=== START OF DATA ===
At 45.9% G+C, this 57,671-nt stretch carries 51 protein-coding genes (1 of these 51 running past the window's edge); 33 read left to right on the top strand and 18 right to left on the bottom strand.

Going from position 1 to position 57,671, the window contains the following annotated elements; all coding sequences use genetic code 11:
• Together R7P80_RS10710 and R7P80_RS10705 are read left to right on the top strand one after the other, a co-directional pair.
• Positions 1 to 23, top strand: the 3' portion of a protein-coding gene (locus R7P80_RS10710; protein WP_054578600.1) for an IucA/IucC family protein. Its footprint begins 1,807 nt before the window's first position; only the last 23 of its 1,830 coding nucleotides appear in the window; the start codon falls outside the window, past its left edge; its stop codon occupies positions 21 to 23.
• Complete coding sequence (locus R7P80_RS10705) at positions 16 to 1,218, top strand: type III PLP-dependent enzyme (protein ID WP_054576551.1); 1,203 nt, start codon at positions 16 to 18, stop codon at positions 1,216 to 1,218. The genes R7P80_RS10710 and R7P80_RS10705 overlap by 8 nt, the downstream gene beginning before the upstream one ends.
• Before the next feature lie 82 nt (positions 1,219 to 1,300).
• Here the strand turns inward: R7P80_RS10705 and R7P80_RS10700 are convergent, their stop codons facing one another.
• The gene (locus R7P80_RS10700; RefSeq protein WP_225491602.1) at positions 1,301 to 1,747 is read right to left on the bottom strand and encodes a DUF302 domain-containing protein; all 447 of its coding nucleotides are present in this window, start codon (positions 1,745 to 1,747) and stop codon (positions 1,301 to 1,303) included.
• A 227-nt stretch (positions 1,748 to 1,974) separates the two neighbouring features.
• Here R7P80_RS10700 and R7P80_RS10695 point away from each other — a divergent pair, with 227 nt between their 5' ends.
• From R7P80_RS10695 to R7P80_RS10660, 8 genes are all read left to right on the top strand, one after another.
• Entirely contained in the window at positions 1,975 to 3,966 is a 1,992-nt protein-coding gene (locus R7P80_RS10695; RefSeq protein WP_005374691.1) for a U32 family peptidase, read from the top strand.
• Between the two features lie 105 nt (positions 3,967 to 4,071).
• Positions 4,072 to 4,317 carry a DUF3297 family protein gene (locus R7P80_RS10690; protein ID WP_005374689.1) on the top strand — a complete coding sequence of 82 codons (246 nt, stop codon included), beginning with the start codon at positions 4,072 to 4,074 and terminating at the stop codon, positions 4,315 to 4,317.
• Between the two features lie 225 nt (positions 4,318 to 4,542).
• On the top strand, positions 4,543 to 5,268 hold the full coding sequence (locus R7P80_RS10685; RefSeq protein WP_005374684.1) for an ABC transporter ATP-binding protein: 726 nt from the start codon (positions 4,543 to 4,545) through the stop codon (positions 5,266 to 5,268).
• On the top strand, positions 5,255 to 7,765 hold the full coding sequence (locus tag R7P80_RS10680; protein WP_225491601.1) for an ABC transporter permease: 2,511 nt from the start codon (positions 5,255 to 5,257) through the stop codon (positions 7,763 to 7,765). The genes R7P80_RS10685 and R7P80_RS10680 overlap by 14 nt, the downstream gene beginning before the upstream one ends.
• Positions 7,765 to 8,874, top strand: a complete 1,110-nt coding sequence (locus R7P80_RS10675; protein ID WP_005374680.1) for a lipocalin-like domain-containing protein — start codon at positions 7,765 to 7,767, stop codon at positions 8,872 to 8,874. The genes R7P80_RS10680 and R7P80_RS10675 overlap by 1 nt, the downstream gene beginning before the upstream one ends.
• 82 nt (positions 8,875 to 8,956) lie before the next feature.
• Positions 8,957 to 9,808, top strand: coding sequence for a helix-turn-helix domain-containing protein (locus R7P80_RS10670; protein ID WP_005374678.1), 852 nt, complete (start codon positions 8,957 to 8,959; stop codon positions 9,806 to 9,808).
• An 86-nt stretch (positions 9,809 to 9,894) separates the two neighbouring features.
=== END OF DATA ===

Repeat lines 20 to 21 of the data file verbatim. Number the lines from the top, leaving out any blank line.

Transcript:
• Positions 8,957 to 9,808, top strand: coding sequence for a helix-turn-helix domain-containing protein (locus R7P80_RS10670; protein ID WP_005374678.1), 852 nt, complete (start codon positions 8,957 to 8,959; stop codon positions 9,806 to 9,808).
• An 86-nt stretch (positions 9,809 to 9,894) separates the two neighbouring features.